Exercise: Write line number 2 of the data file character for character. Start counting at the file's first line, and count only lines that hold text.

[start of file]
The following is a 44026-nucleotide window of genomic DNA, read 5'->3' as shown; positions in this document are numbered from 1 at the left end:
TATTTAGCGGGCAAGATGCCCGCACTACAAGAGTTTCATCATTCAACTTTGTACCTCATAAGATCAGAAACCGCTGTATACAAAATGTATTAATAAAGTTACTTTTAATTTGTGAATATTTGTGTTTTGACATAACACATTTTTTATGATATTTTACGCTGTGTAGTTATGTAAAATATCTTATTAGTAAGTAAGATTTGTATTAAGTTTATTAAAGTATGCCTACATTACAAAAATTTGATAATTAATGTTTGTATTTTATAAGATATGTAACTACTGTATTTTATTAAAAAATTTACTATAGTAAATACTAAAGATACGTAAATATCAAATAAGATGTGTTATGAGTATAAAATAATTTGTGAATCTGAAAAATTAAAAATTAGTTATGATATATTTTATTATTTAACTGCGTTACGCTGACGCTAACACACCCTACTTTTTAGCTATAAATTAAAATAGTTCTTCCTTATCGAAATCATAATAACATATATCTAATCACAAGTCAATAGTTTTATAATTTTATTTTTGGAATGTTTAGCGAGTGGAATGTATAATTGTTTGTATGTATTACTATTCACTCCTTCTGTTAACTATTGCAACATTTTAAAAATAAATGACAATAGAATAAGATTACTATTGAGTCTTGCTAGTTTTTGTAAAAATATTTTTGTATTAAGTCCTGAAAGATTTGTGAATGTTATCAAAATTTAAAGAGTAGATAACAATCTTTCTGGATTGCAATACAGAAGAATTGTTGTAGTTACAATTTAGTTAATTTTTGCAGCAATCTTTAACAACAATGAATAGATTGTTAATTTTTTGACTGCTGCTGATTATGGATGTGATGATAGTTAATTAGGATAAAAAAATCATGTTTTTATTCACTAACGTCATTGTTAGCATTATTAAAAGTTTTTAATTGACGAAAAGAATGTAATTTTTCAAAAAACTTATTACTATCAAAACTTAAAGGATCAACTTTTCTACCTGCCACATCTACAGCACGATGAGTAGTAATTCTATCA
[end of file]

TATTTAGCGGGCAAGATGCCCGCACTACAAGAGTTTCATCATTCAACTTTGTACCTCATAAGATCAGAAACCGCTGTATACAAAATGTATTAATAAAGTTACTTTTAATTTGTGAATATTTGTGTTTTGACATAACACATTTTTTATGATATTTTACGCTGTGTAGTTATGTAAAATATCTTATTAGTAAGTAAGATTTGTATTAAGTTTATTAAAGTATGCCTACATTACAAAAATTTGATAATTAATGTTTGTATTTTATAAGATATGTAACTACTGTATTTTATTAAAAAATTTACTATAGTAAATACTAAAGATACGTAAATATCAAATAAGATGTGTTATGAGTATAAAATAATTTGTGAATCTGAAAAATTAAAAATTAGTTATGATATATTTTATTATTTAACTGCGTTACGCTGACGCTAACACACCCTACTTTTTAGCTATAAATTAAAATAGTTCTTCCTTATCGAAATCATAATAACATATATCTAATCACAAGTCAATAGTTTTATAATTTTATTTTTGGAATGTTTAGCGAGTGGAATGTATAATTGTTTGTATGTATTACTATTCACTCCTTCTGTTAACTATTGCAACATTTTAAAAATAAATGACAATAGAATAAGATTACTATTGAGTCTTGCTAGTTTTTGTAAAAATATTTTTGTATTAAGTCCTGAAAGATTTGTGAATGTTATCAAAATTTAAAGAGTAGATAACAATCTTTCTGGATTGCAATACAGAAGAATTGTTGTAGTTACAATTTAGTTAATTTTTGCAGCAATCTTTAACAACAATGAATAGATTGTTAATTTTTTGACTGCTGCTGATTATGGATGTGATGATAGTTAATTAGGATAAAAAAATCATGTTTTTATTCACTAACGTCATTGTTAGCATTATTAAAAGTTTTTAATTGACGAAAAGAATGTAATTTTTCAAAAAACTTATTACTATCAAAACTTAAAGGATCAACTTTTCTACCTGCCACATCTACAGCACGATGAGTAGTAATTCTATCA